EXCLUSIVE

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VICTORIA'S heavily promoted smartphone application for fire warnings is considered flawed within the IT industry, was not fully tested before this fire season and is difficult to use in the place it is needed most - outside cities.

Fire Services Commissioner Craig Lapsley has revealed the government will review Victorians' use of digital fire warnings and will rebuild the FireReady app, stripping out unnecessary functions and returning to the ''fundamentals'' of what people need in emergencies.

Four years after Black Saturday, the Country Fire Authority's smartphone app continues to frustrate users, including those who faced fire danger on Monday. A Fairfax Media investigation has revealed the CFA's decision to provide a ''bells and whistles'' app undermined its provision of accurate and timely smartphone fire warnings.

This fire season, users have reported strange bugs in the app. One user found a nearby fire plotted on a map of the Czech Republic, while Josh McKinnon - one of the developers who worked on the NSW Fires Near Me app - reported on Twitter that the FireReady app was showing blazes across Bass Strait.

But the bigger problem, according to several app specialists interviewed by Fairfax Media, is FireReady's architecture. Each time the user taps a map or touches a button, the app appears to send a fresh request back to the supporting CFA server. ''The app hits the server really, really hard and it makes multiple requests, possibly for the same thing, like two or three requests,'' says one expert who has studied how the app works.

The experts declined to go on the record because the emergency smartphone app industry in Australia is small. But their verdict was clear: ''It appears this was built as a marketing exercise, more than a safety exercise,'' said one. ''I think it's really dangerous.''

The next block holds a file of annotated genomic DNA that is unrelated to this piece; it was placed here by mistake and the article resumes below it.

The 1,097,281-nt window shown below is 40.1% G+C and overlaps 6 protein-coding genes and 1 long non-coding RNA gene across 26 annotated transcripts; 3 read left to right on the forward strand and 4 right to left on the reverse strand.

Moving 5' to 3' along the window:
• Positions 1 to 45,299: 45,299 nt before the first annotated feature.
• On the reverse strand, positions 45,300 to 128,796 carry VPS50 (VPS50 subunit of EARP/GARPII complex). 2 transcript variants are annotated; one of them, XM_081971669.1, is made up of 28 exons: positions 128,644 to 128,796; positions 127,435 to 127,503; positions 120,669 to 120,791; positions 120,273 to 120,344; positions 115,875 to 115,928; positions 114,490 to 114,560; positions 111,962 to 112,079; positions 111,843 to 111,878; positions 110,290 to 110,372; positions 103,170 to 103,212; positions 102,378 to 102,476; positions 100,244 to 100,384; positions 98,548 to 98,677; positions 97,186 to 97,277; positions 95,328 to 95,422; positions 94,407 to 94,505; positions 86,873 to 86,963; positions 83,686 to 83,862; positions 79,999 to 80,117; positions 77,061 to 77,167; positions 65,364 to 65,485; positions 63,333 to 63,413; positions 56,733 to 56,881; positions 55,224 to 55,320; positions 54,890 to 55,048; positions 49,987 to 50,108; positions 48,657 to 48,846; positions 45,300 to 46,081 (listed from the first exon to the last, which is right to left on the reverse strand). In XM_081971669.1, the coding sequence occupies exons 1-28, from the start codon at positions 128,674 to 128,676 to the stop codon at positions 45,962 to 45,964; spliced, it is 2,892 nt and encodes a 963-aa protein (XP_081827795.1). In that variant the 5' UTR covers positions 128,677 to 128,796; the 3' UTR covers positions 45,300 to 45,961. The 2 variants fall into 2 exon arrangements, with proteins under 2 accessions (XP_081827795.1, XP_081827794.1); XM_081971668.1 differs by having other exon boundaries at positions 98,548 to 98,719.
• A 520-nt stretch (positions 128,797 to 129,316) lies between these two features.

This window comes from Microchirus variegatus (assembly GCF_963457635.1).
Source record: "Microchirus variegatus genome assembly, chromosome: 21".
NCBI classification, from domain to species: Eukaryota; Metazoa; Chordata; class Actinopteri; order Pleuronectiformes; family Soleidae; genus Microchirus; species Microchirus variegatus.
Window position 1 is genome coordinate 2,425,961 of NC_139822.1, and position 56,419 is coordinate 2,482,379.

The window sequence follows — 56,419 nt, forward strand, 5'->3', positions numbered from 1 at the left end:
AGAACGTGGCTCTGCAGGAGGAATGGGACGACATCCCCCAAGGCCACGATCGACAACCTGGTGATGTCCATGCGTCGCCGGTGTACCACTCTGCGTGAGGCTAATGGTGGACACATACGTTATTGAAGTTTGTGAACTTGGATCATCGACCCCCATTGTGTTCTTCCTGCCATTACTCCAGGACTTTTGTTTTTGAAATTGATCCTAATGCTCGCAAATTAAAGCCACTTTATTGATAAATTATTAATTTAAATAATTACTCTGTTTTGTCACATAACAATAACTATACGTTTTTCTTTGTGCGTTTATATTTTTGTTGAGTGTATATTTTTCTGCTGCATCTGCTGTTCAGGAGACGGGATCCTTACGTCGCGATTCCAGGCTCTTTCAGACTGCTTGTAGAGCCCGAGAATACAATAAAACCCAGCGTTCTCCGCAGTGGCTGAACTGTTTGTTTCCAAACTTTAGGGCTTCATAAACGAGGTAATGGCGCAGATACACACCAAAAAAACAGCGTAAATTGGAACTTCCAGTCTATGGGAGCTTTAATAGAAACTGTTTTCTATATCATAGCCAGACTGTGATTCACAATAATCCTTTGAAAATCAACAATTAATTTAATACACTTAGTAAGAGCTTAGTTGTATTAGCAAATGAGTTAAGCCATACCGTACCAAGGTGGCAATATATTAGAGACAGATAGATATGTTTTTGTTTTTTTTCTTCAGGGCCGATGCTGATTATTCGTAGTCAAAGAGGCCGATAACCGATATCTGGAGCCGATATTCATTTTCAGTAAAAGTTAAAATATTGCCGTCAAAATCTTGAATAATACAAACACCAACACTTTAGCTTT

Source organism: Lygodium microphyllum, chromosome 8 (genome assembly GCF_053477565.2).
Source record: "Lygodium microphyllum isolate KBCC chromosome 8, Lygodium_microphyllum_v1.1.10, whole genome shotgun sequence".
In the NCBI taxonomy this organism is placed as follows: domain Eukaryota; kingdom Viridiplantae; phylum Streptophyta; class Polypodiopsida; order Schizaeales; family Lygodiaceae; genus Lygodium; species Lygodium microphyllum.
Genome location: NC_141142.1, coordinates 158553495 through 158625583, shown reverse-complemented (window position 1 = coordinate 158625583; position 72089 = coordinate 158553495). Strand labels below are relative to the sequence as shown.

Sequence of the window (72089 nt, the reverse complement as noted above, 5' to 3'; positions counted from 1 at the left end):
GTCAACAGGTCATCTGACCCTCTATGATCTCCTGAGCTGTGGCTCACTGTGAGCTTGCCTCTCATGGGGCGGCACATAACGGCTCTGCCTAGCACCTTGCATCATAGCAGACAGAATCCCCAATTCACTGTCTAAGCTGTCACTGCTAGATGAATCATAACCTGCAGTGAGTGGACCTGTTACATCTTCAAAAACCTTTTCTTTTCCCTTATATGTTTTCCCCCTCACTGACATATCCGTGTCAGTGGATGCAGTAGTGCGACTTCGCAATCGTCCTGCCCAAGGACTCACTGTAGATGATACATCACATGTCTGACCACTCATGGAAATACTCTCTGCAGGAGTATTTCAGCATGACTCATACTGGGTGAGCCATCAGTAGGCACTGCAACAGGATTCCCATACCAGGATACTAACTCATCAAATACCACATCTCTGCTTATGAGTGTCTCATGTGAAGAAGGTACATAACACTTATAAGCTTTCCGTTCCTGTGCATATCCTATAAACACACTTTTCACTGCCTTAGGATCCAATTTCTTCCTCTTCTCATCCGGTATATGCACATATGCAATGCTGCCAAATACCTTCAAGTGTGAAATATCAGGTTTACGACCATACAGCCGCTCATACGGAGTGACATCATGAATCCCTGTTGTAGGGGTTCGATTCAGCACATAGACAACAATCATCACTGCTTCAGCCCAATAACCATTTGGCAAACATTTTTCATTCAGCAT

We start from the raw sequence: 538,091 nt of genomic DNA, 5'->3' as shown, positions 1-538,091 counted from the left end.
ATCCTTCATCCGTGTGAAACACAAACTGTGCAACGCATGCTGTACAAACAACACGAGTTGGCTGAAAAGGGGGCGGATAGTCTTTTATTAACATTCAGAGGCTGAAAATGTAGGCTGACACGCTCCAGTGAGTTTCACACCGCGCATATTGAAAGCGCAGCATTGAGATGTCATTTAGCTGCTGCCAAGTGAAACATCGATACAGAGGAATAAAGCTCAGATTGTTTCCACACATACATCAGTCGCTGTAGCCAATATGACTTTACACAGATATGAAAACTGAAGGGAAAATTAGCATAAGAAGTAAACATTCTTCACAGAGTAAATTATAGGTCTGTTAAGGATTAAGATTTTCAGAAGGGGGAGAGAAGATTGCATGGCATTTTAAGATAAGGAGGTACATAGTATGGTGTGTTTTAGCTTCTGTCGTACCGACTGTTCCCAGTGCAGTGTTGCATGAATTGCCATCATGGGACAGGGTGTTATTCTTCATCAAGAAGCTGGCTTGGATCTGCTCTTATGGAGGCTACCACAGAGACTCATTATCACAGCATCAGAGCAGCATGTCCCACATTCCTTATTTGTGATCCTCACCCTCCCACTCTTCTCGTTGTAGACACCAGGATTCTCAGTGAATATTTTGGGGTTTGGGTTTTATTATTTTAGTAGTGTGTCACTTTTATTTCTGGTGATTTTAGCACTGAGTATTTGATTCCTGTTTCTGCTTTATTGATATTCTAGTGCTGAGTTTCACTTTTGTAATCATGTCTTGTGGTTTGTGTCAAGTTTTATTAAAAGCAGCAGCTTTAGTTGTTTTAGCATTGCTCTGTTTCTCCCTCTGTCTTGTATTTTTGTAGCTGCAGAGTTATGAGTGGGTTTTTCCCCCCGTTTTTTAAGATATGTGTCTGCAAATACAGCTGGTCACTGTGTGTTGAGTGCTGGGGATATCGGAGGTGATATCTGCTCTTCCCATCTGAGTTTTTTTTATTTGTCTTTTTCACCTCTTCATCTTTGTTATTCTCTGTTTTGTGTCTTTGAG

The app specialists said the frequent data requests cause the app to freeze, place extra pressure on the CFA website and require the user to have good internet access - something a person in a fire emergency often lacks.

Since December, more than 600 people have registered mostly negative reviews of the program on iTunes, most expressing frustration at the app crashing and freezing. In response, Victorian fire authorities - after heavy pre-season promotion of FireReady - have urged people to rely on a range of sources for fire warnings.

The Victorian app also has many extra features - such as YouTube videos, photograph uploads and incident alerts - that have made the app memory-hungry and data-consuming.

In a statement, the CFA admitted FireReady's latest version, released in December, sent more data to smartphones and tablets, putting greater demands on its website.

The app experts said the data-hungry nature of the program probably contributed to the meltdown on January 4, when the CFA's website and app froze for most of the extreme fire danger day. The CFA blamed the popularity of the app, which has been downloaded 402,958 times. But the fire service now says that ''more robust testing'' of the December update ''should have been undertaken prior to its release''.

New South Wales Rural Fire Service describes its app as ''lean and mean'', but it did not crash despite facing a greater number of fire emergencies this season. It has had 69 reviews and a four-star average on iTunes. Fires Near Me does not send multiple requests to its server and is hosted separately from the fire service's computers.

The NSW authorities also had Telstra on call in the operations centre to provide surge capacity to websites. In Victoria, the CFA's hosting partner Macquarie Telecom does not sit with authorities in the operations centre. The CFA has since put the app and website on different servers and boosted the capacity of both.

The Department of Justice said on Tuesday the start-up cost of the app was $320,000, but it did not know additional costs thereafter. The app was conceived and commissioned in the dying days of the Brumby government.

CFA sources said the fault lay not with any budget pressure - and not so much with the developer, Melbourne-based company Gridstone - but with those within the government who came up with the app's architecture.

The CFA refused to allow Fairfax Media to interview those directly responsible for the app.

One emergency app developer said FireReady's problems were due to the CFA ''forging forward'' in this area and being world leaders. ''People are trying new things and sometimes it doesn't work.''

Users have also complained that townships appear on the map in the wrong place. The CFA has blamed Apple Maps for these township inaccuracies.